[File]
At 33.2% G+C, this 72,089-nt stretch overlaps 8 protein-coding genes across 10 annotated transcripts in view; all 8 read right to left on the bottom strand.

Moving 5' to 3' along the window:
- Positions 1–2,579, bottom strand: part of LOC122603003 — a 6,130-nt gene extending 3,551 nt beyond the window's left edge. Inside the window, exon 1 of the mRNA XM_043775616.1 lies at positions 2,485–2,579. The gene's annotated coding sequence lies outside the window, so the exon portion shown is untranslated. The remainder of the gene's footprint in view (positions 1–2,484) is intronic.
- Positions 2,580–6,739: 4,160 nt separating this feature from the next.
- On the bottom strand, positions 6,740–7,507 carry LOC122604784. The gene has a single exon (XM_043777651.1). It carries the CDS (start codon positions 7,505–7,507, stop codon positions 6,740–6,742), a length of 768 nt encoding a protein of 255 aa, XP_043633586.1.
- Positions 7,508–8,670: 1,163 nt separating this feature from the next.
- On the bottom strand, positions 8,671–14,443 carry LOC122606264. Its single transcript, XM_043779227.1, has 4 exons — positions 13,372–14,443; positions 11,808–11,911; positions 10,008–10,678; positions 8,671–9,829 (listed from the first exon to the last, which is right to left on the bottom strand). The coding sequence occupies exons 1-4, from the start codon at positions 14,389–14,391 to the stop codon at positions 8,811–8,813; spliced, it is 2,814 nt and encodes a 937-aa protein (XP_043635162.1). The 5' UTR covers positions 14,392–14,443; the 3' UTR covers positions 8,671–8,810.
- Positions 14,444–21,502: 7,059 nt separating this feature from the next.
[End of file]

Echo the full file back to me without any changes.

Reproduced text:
At 33.2% G+C, this 72,089-nt stretch overlaps 8 protein-coding genes across 10 annotated transcripts in view; all 8 read right to left on the bottom strand.

Moving 5' to 3' along the window:
- Positions 1–2,579, bottom strand: part of LOC122603003 — a 6,130-nt gene extending 3,551 nt beyond the window's left edge. Inside the window, exon 1 of the mRNA XM_043775616.1 lies at positions 2,485–2,579. The gene's annotated coding sequence lies outside the window, so the exon portion shown is untranslated. The remainder of the gene's footprint in view (positions 1–2,484) is intronic.
- Positions 2,580–6,739: 4,160 nt separating this feature from the next.
- On the bottom strand, positions 6,740–7,507 carry LOC122604784. The gene has a single exon (XM_043777651.1). It carries the CDS (start codon positions 7,505–7,507, stop codon positions 6,740–6,742), a length of 768 nt encoding a protein of 255 aa, XP_043633586.1.
- Positions 7,508–8,670: 1,163 nt separating this feature from the next.
- On the bottom strand, positions 8,671–14,443 carry LOC122606264. Its single transcript, XM_043779227.1, has 4 exons — positions 13,372–14,443; positions 11,808–11,911; positions 10,008–10,678; positions 8,671–9,829 (listed from the first exon to the last, which is right to left on the bottom strand). The coding sequence occupies exons 1-4, from the start codon at positions 14,389–14,391 to the stop codon at positions 8,811–8,813; spliced, it is 2,814 nt and encodes a 937-aa protein (XP_043635162.1). The 5' UTR covers positions 14,392–14,443; the 3' UTR covers positions 8,671–8,810.
- Positions 14,444–21,502: 7,059 nt separating this feature from the next.